|J. R. R. Tolkien's legendarium location|
|First appearance||The Fellowship of the Ring|
|Type||Vast hot southern region|
|Notable locations||Umbar, Near Harad, Far Harad|
|Other name(s)||Haradwaith, Hyarmen, the Sunlands|
In J. R. R. Tolkien's heroic romance The Lord of the Rings, Harad is the immense land south of Gondor and Mordor. Its main port is Umbar, the base of the Corsairs of Umbar whose ships serve as the Dark Lord Sauron's fleet. Its people are the dark-skinned Haradrim or Southrons; their warriors wear scarlet and gold, and are armed with swords and round shields; some ride gigantic elephants called mûmakil.
Tolkien based the Haradrim on ancient Aethiopians, people of Sub-Saharan Africa, following his philological research on the Old English word Sigelwara. He deduced that this word referred to some kind of soot-black fire demon before it was applied to the Aethiopians. He based the Haradrim's use of war elephants, meanwhile, on that of Pyrrhus of Epirus in his war against Ancient Rome. Critics have debated whether Tolkien was racist in making the protagonists white and the antagonists black, but others have noted that he was strongly anti-racist in real life, opposing any attempt to demonise the enemy in both World Wars.
In Peter Jackson's film The Two Towers, the Haradrim were based on 12th century Saracens; they have turbans and flowing robes, and they ride elephants. The Haradrim appear in a variety of games and merchandise inspired by The Lord of the Rings.
Harad is a large land in the south of Middle-earth, bordered to the north by (from west to east) the lands of Gondor, Mordor, Khand and Rhûn. Historically the border with Gondor was to be the river Harnen, but by the time of the War of the Ring all the land further north to the river Poros is under the influence of the Haradrim. The border with Mordor runs along the southern Mountains of Shadow. Harad's west coast (the nearest to Gondor) is washed by the Great Sea, the western ocean of Middle-earth. Harad's eastern shores looks out on the Eastern Sea, Middle-earth's eastern ocean.[T 1]
The elves named the land and its people Haradwaith, "South-folk", from the Sindarin harad, meaning "south", and gwaith, meaning "people". The Quenya word Hyarmen similarly means "south" in addition to being the name of the country. The hobbits called the area the Sunlands, and the people Swertings.[T 2] Aragorn briefly describes his journeys in the land as being in "Harad where the stars are strange".[T 3] Tolkien confirmed that this meant that Aragorn had traveled "some distance into the southern hemisphere" in Harad.[T 4]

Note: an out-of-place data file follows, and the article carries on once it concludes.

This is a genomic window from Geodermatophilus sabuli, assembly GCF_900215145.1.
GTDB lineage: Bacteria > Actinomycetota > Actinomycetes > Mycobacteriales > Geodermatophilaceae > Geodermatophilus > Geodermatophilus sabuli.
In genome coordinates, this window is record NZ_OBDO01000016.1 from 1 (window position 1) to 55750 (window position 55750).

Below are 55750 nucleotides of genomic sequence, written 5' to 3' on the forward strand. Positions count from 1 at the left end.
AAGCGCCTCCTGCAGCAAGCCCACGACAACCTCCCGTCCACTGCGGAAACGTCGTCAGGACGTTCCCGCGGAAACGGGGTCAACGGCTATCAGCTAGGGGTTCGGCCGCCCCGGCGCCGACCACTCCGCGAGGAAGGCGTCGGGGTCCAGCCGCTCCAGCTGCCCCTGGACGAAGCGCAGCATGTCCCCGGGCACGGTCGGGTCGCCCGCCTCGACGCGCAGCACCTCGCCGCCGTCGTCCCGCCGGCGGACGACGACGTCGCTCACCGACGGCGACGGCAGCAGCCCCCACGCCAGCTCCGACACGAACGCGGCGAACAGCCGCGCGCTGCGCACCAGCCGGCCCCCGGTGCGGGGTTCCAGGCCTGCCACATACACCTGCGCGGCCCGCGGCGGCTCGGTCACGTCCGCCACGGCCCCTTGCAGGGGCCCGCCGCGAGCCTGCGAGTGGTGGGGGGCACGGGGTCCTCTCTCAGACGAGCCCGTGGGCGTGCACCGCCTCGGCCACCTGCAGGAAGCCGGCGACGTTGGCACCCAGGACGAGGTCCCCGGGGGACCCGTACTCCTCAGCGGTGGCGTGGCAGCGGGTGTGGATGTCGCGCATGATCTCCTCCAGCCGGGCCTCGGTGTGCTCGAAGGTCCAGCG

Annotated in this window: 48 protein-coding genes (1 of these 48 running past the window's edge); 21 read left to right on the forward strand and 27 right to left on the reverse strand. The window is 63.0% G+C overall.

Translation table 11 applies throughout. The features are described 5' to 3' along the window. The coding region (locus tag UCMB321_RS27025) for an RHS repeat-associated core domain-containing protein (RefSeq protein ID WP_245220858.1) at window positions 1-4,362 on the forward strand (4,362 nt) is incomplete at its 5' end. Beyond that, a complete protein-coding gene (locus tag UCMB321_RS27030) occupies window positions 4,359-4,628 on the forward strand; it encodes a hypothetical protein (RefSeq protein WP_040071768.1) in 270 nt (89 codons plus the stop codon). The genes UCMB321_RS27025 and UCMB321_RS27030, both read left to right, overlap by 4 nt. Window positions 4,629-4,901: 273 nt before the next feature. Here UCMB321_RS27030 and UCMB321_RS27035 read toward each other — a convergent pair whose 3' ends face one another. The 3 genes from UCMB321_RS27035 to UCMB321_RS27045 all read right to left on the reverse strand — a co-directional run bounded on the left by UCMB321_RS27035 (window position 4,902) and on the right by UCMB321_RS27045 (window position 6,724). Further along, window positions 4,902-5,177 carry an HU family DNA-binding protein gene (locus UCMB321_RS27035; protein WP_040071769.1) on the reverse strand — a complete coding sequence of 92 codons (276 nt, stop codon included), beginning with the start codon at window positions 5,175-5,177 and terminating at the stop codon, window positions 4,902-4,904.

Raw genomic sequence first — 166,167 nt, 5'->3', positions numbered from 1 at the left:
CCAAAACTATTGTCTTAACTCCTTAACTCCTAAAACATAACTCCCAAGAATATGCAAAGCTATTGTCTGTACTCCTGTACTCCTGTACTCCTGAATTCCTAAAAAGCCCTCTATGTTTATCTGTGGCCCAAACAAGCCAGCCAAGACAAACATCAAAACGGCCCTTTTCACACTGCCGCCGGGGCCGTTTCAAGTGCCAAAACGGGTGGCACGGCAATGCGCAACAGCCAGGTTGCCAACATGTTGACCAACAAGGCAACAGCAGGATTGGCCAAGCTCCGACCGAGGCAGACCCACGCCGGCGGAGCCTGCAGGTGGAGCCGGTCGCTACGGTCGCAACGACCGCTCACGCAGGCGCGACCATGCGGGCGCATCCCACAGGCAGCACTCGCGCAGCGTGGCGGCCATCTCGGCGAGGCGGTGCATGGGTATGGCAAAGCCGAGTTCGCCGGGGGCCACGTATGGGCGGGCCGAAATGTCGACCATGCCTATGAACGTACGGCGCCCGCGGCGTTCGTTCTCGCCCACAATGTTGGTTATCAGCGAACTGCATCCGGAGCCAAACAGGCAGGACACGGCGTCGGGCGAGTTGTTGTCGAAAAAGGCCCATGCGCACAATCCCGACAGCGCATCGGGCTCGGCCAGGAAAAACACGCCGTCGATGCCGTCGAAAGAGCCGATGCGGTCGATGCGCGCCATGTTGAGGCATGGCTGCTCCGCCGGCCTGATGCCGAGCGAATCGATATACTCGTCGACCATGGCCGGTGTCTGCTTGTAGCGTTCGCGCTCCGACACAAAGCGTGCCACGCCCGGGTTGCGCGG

The great harbour city of Umbar lies on Harad's north-west coast; its natural harbour is the base of the Corsairs of Umbar, inspired by the Barbary pirates, who provide the Dark Lord Sauron with a sizeable fleet. The ships are different types of galleys, with both oars and sails; some are named as dromunds, others as having a deep draught (requiring a deep channel), many oars, and black sails.[T 5]
Elsewhere in Harad there are "many towns";[T 6] one of these is "the inland city", the home of Queen Berúthiel (mentioned by Tolkien in an interview). The Harad Road is the main overland route between Gondor and Harad.[T 7] Harad possesses jungles with apes,[T 8] grasslands,[T 9] mountains and deserts. There are large elephants known as mûmakil, influenced by the zoologist Georges Cuvier's 1796 discovery of bones and palaeolithic drawings of mammoths.
Gondor described Harad as consisting of Near Harad and Far Harad. Near Harad corresponds loosely with North Africa or the Maghreb, while Far Harad, the vastly larger of the two regions, corresponds loosely with sub-Saharan Africa. Tolkien's own annotated map of Middle-earth, used by the illustrator Pauline Baynes to construct her iconic map, suggests that "Elephants appear in the great battle outside Minas Tirith (as they did in Italy under Pyrrhus) but they would be in place in the blank squares of Harad – also camels."